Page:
Should Metric Collection in Clinical Trial Contracts be Obligatory?
Establishing robust metrics at the start of a study, and systems to monitor them in an ongoing manner, should be integral to all work that a Clinical Research Organisation (CRO) performs. Metrics should be used to monitor progress (or lack of progress), and should record deviations from the planned schedule.
Of note, metrics are sometimes not defined clearly at the outset of a study, and often not incorporated into contracts. A lot of metrics need to be “balanced” between what is controllable by the CRO and what is controllable by the sponsor. Therefore, the metrics that are incorporated into a contract need to be carefully chosen. Ideally it should be a small and accurate set of performance metrics that will meet the customer’s needs and enforce efficient information flow – it being a breach of contract not to provide and review the metrics.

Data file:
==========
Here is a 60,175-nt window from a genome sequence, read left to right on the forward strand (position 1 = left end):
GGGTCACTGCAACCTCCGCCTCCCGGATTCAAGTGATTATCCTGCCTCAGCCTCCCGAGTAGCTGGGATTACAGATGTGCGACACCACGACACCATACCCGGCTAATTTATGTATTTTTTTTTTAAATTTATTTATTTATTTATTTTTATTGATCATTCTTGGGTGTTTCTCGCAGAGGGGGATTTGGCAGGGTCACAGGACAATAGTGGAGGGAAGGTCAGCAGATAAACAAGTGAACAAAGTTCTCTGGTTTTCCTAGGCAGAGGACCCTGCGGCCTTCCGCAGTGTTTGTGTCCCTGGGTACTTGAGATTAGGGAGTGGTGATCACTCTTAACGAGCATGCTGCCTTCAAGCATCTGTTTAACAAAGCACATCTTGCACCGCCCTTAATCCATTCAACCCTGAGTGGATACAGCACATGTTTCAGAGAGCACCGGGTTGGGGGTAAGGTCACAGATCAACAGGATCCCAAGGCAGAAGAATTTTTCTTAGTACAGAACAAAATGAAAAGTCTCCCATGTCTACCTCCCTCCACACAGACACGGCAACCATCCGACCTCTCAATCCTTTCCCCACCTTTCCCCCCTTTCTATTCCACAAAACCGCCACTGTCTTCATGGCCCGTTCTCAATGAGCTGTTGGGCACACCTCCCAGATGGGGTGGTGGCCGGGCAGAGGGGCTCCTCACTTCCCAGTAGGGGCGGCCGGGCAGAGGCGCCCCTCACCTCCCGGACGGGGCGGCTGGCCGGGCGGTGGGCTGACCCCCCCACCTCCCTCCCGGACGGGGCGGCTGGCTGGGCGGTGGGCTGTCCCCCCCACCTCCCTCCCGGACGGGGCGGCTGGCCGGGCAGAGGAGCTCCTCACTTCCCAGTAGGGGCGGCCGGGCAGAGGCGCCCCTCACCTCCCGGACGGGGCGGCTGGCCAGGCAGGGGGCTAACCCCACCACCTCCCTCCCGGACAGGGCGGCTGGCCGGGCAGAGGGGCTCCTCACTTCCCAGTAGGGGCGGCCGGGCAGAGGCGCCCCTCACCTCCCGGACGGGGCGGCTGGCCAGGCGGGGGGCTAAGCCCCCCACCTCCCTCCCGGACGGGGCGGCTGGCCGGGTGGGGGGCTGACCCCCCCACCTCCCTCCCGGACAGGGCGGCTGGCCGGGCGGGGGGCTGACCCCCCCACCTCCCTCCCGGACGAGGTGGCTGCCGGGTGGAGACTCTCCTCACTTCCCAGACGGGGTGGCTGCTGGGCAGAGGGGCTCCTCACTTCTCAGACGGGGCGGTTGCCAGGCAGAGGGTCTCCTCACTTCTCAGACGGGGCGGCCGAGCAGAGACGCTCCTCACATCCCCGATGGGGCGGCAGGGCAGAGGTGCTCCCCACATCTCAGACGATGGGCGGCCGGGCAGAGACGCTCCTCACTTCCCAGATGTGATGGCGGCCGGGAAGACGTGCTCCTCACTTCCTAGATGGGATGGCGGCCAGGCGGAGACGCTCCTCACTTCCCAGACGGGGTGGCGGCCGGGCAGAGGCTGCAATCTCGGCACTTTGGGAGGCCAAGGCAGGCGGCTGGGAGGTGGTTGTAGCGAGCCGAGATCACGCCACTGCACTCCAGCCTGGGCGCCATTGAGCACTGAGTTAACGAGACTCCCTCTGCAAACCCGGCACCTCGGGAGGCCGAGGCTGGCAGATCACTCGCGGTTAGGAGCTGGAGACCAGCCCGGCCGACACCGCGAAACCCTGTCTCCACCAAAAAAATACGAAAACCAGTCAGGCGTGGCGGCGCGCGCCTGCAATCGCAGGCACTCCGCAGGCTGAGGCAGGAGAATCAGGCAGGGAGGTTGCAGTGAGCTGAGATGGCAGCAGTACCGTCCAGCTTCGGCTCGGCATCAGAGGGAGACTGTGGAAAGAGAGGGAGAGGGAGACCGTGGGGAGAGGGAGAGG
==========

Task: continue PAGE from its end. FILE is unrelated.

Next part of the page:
When defining what metrics will be collected, it is critical to carefully consider the reasons and benefits, as the collection of too many metrics usually proves disadvantageous. Remember, not all that counts can be counted and not all that can be counted counts!
Metrics should enable a team to increase productivity, work smarter, and make better decisions. They should also measure success of the sponsor as well as the vendor because delays or deviations from the original plan can be caused by both. Metrics should allow the user to manage and improve performance through the setting of realistic and achievable expectations. They can also be used for vendor rating purposes as each study is completed. Such ratings could also be applied to clinical sites and any freelancers used on the study.